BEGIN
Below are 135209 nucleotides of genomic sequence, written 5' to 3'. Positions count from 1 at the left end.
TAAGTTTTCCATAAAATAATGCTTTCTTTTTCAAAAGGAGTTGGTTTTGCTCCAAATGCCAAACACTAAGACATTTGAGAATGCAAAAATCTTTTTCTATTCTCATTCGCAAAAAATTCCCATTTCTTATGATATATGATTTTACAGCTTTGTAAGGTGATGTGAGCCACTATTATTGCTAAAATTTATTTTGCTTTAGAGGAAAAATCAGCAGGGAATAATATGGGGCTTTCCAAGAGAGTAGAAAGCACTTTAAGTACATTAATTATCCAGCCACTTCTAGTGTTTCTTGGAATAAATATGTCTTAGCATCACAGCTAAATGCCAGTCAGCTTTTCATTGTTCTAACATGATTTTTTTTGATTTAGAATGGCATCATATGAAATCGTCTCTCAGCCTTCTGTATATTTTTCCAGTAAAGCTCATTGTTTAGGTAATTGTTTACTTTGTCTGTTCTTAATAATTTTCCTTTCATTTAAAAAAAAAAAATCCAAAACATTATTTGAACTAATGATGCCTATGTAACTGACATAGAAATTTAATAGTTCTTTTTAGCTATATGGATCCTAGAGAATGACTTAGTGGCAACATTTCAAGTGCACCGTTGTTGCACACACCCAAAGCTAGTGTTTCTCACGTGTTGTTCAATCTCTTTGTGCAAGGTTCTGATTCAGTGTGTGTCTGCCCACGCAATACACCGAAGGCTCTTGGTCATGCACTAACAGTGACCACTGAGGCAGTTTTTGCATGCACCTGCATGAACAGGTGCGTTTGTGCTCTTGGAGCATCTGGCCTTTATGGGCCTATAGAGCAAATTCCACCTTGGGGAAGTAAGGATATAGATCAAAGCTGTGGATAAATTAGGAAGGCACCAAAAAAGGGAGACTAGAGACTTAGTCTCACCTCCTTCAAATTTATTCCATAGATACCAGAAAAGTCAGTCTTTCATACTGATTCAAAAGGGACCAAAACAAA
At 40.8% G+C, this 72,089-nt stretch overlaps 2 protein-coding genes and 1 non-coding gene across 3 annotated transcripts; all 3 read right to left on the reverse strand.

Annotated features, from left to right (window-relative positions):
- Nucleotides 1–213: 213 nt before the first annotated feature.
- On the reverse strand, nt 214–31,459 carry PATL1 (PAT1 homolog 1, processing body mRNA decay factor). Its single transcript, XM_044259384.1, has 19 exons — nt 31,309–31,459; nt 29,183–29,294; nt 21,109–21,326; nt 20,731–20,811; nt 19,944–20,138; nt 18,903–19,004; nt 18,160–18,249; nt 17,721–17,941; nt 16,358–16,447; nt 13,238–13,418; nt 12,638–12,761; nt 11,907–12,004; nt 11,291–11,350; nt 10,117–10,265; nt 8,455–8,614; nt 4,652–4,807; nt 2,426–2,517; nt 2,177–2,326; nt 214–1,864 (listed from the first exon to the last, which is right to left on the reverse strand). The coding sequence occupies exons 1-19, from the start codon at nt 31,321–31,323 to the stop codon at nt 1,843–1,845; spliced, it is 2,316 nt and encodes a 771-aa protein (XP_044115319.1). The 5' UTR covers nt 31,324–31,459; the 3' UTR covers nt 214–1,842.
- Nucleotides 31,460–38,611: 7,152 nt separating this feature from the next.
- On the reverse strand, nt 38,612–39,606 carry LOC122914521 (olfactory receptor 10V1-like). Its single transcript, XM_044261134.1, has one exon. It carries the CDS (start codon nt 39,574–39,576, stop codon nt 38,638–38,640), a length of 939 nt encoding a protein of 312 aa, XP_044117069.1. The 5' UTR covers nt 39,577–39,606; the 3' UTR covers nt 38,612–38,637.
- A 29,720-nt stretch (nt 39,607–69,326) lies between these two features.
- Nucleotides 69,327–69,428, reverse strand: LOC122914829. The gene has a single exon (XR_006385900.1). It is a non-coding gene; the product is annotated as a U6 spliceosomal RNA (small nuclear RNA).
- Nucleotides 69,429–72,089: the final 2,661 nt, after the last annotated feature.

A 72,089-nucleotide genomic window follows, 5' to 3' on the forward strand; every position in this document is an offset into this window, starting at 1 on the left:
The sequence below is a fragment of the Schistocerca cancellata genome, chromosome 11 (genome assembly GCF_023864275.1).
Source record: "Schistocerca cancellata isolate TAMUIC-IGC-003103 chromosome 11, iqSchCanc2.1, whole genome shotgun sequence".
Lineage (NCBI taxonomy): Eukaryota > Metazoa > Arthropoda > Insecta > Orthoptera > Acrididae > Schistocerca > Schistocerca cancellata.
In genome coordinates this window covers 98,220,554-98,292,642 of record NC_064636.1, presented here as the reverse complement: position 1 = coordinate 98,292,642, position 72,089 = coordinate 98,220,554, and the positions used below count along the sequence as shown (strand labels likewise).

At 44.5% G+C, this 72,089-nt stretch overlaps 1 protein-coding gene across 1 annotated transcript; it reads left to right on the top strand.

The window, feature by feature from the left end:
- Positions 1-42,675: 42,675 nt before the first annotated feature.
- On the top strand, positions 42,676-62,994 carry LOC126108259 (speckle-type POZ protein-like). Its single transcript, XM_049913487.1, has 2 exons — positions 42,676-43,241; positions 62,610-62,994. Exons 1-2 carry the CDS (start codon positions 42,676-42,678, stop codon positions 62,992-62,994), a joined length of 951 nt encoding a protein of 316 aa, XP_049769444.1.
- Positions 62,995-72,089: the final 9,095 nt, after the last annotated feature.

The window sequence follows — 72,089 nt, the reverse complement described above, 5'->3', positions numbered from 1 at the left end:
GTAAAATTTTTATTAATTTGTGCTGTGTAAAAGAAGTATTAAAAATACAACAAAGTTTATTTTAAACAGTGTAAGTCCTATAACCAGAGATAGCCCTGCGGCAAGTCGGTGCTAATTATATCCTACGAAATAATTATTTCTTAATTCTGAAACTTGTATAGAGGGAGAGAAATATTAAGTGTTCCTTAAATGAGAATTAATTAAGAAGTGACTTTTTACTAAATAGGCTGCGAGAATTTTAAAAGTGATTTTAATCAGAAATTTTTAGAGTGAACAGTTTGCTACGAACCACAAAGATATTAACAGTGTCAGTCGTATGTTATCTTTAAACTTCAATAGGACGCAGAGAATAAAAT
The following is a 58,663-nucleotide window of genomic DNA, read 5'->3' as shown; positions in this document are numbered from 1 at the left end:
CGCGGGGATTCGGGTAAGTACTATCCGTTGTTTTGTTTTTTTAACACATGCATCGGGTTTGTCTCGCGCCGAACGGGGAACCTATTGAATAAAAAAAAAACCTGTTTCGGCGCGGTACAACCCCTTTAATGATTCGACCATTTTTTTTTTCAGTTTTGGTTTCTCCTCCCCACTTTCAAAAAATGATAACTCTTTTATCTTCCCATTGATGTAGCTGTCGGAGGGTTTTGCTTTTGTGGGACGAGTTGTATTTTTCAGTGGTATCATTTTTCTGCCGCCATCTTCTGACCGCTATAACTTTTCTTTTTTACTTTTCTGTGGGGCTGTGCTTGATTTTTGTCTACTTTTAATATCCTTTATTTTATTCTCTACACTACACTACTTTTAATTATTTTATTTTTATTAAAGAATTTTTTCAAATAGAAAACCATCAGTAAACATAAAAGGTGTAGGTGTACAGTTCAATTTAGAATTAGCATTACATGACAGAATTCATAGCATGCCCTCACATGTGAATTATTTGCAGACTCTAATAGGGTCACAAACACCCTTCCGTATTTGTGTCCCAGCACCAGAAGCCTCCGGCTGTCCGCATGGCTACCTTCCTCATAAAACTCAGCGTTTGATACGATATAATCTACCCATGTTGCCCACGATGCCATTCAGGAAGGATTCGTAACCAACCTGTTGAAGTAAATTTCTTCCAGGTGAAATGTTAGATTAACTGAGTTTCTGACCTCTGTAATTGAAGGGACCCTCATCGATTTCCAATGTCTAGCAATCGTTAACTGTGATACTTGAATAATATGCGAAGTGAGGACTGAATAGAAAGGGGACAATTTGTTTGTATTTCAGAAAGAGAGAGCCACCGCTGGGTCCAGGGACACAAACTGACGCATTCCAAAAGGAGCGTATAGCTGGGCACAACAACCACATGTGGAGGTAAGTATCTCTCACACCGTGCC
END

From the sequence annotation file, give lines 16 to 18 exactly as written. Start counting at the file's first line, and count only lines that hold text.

In genome coordinates this window covers 98,220,554-98,292,642 of record NC_064636.1, presented here as the reverse complement: position 1 = coordinate 98,292,642, position 72,089 = coordinate 98,220,554, and the positions used below count along the sequence as shown (strand labels likewise).

At 44.5% G+C, this 72,089-nt stretch overlaps 1 protein-coding gene across 1 annotated transcript; it reads left to right on the top strand.

The window, feature by feature from the left end: